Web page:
This Mincemeat is meatless and easily made. Coming from England, it essentially consists of cutting up a lot of fruit and letting it age with citrus, spices, rum and brandy. As the years have gone by, the meat has been removed and almost anything goes as far as what fruits to include. This is my version but by far not the only one. You can tell it comes from long ago when spices and alcohol were used as preservatives. Continue reading
Granola! What could be better first thing in the morning than oats, sunflower seeds, almonds, raisins, dates and sesame seed all bound together in a honey glaze? It’s ridiculously simple and, as an added bonus, it’s good for you!! Easy and good for you, what more could you want? Any dried fruit can be substituted for the apricots and cherries. Raisins and dates work well or any of your favorites. Don’t like almonds? Use another nut. Macadamias come to mind.
You can see this on Thursday, April 7 on Great Day St. Louis, Channel 4 in St. Louis at 9:00. Continue reading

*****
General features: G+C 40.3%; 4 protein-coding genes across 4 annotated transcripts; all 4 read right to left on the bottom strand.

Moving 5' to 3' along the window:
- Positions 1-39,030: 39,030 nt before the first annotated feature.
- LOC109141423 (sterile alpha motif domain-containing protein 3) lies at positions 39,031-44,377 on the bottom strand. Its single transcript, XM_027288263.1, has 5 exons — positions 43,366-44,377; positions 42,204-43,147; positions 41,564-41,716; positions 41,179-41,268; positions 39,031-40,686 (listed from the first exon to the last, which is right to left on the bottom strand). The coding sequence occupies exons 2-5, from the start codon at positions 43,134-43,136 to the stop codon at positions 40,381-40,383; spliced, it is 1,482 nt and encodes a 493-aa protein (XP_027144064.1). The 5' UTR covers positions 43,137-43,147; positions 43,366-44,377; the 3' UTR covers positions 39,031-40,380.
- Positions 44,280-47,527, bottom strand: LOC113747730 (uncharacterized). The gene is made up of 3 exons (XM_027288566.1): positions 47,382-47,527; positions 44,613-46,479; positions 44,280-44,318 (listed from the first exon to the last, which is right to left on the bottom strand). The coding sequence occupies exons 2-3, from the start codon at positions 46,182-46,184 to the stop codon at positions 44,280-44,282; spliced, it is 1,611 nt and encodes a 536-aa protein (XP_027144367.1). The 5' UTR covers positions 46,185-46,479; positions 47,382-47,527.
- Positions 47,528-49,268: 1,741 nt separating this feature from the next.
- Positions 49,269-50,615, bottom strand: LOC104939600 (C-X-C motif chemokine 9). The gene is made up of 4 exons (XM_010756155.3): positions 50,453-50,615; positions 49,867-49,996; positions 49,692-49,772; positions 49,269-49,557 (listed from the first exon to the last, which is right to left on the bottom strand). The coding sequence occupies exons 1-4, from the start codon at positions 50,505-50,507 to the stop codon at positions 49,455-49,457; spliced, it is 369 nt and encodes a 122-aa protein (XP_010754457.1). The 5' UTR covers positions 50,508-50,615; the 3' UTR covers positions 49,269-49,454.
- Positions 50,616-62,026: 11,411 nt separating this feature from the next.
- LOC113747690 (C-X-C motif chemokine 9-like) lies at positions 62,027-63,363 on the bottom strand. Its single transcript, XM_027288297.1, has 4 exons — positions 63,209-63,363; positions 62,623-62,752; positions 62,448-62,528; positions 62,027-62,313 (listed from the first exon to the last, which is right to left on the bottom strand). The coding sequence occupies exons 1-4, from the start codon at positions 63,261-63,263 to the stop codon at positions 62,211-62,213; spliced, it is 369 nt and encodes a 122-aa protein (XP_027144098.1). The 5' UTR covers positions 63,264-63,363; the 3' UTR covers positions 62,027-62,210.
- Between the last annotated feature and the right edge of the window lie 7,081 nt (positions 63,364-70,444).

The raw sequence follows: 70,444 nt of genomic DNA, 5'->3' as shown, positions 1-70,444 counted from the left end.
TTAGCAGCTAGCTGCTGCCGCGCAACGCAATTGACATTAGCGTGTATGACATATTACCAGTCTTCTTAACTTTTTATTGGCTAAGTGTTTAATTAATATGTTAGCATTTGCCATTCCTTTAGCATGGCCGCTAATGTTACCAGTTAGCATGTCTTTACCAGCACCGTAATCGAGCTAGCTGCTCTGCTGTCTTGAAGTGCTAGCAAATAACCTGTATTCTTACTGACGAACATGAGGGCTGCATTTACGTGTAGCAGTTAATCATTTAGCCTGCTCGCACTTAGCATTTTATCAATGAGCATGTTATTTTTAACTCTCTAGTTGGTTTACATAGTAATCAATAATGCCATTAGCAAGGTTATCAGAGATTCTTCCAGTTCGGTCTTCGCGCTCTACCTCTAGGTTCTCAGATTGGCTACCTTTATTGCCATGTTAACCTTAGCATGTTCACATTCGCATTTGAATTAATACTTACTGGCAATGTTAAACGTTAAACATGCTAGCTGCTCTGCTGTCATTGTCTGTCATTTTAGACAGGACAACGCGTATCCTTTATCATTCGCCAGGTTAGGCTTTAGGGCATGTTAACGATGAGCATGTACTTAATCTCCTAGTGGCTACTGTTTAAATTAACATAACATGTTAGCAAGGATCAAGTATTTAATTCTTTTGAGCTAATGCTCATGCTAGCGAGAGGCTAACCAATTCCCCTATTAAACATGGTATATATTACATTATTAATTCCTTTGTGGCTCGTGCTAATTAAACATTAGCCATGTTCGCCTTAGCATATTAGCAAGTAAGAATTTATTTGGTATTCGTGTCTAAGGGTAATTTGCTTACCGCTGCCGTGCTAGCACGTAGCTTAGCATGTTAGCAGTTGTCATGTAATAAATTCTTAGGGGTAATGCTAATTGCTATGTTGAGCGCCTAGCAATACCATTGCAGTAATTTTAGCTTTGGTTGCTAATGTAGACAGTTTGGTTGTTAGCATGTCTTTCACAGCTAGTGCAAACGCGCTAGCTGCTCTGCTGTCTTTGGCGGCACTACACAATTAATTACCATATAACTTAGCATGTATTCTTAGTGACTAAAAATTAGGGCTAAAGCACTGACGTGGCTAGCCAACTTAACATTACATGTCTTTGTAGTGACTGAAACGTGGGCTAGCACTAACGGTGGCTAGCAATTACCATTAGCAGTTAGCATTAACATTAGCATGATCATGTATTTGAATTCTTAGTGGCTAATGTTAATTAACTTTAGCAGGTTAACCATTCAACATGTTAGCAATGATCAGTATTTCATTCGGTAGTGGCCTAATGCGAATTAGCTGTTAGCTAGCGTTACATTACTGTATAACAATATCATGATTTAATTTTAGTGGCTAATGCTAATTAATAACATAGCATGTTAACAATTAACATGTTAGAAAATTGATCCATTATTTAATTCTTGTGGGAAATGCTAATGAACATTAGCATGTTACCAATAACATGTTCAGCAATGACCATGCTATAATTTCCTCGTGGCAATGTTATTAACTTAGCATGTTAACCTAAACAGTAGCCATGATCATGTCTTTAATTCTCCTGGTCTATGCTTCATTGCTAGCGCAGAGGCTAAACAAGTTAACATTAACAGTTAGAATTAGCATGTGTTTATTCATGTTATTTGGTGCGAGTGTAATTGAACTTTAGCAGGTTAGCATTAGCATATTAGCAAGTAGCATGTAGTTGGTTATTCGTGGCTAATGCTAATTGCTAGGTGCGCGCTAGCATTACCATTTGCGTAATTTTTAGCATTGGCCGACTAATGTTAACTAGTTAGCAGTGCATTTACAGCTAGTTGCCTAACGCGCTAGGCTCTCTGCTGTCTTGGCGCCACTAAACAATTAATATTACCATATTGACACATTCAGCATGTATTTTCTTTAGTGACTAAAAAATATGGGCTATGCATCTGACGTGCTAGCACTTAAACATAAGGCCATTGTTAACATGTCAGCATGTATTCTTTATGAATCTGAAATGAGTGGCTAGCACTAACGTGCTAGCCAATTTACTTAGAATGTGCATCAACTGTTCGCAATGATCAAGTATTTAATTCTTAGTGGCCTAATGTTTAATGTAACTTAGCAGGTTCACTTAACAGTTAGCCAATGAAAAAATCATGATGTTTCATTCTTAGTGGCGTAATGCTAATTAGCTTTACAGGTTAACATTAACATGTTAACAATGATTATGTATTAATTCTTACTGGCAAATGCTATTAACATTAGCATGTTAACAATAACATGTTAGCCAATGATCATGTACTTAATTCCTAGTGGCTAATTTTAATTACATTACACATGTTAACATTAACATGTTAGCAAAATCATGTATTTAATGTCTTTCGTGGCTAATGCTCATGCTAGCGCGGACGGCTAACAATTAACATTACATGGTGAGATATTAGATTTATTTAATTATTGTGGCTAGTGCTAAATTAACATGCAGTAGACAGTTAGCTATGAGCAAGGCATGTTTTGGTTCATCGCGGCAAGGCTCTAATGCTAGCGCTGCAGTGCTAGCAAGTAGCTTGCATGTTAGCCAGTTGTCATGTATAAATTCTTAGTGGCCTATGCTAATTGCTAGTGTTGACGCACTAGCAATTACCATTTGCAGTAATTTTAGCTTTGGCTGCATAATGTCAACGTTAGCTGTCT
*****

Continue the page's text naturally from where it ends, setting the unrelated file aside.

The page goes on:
Chocolate Cherry Bread combines two foods I love – chocolate and bread. So combining them seemed a natural. I can’t remember when I first tasted Chocolate Cherry Bread but it is among my favorite breads. Besides how can cocoa, melted chocolate and chocolate chunks all in one bread be anything by super.
Cocoa is a natural and here I have combined it with melted chocolate and chocolate chunks for the greatet depth of chocolate flavor.
This Chocolate Cherry Bread freezes well and is great as a hostess gift. This bread, because of the chocolate in it, can be a slow riser and I often use my proofer to help it along. Try this once and I can assure you fear of bread baking will be in the past – at least I hope so. Continue reading
Wooden spoons and cherries may be two odd kitchen pet peeves, but they were mine when I wrote my first cookbook, “The New Pastry Cook”, published by William Morrow in 1986. They still are. I had a marvelous editor, Narcisse Chamberlain. She was a seasoned professional who took a novice cookbook writer (me) and honed a book of, at the time, brand new ways of thinking about pastry. She taught me much but there were two things that became my pet peeves – wooden spoons and cherries. Continue reading